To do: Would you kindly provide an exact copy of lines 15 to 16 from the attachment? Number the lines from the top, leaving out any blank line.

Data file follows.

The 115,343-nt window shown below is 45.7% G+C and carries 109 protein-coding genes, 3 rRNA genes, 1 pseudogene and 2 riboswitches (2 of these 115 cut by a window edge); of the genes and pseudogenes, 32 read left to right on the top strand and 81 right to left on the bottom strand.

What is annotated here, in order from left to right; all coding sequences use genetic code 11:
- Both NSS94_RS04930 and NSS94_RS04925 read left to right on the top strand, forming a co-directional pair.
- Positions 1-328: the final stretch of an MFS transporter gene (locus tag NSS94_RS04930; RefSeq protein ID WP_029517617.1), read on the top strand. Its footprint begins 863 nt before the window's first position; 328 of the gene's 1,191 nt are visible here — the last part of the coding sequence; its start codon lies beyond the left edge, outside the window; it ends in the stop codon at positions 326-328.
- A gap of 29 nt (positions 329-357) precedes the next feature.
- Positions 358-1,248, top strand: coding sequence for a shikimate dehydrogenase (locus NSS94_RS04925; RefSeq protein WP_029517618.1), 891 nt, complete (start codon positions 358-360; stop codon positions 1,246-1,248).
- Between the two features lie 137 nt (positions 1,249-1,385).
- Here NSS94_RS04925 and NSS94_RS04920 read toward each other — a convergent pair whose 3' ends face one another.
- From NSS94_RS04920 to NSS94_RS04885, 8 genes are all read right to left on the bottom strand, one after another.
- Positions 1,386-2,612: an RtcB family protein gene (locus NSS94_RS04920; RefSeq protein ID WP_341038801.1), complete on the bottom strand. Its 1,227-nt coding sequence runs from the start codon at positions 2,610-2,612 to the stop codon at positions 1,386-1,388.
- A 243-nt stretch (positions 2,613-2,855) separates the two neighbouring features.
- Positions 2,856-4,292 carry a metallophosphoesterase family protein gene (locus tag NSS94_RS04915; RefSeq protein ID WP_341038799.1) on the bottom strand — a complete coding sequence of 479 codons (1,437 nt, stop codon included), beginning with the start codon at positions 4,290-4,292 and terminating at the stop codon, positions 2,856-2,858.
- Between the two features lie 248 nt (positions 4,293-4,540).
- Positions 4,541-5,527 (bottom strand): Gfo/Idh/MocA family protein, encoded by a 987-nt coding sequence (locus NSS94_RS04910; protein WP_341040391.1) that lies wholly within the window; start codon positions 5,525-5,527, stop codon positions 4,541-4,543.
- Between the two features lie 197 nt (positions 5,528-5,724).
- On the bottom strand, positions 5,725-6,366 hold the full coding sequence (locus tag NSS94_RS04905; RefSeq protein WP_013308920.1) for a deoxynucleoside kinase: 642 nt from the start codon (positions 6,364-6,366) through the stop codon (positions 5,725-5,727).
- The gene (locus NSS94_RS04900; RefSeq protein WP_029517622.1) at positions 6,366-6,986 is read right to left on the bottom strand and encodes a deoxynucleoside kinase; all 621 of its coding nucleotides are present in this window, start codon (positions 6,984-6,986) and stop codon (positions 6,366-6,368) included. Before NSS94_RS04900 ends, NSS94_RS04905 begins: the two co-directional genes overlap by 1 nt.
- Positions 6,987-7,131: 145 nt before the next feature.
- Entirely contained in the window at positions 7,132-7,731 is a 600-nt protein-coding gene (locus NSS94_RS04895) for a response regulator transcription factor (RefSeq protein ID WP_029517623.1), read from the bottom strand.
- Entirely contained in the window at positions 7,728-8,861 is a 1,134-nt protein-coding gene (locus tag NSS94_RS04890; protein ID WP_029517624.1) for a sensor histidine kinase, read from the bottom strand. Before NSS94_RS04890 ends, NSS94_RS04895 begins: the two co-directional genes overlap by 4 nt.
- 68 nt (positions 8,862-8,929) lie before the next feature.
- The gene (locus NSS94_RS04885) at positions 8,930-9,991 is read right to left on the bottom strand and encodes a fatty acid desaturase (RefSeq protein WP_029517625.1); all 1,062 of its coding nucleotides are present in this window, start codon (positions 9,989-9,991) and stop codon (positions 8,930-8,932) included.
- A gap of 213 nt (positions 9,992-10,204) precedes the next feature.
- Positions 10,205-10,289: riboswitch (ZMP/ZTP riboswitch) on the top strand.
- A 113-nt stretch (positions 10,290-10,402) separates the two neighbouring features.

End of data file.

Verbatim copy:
- Between the two features lie 197 nt (positions 5,528-5,724).
- On the bottom strand, positions 5,725-6,366 hold the full coding sequence (locus tag NSS94_RS04905; RefSeq protein WP_013308920.1) for a deoxynucleoside kinase: 642 nt from the start codon (positions 6,364-6,366) through the stop codon (positions 5,725-5,727).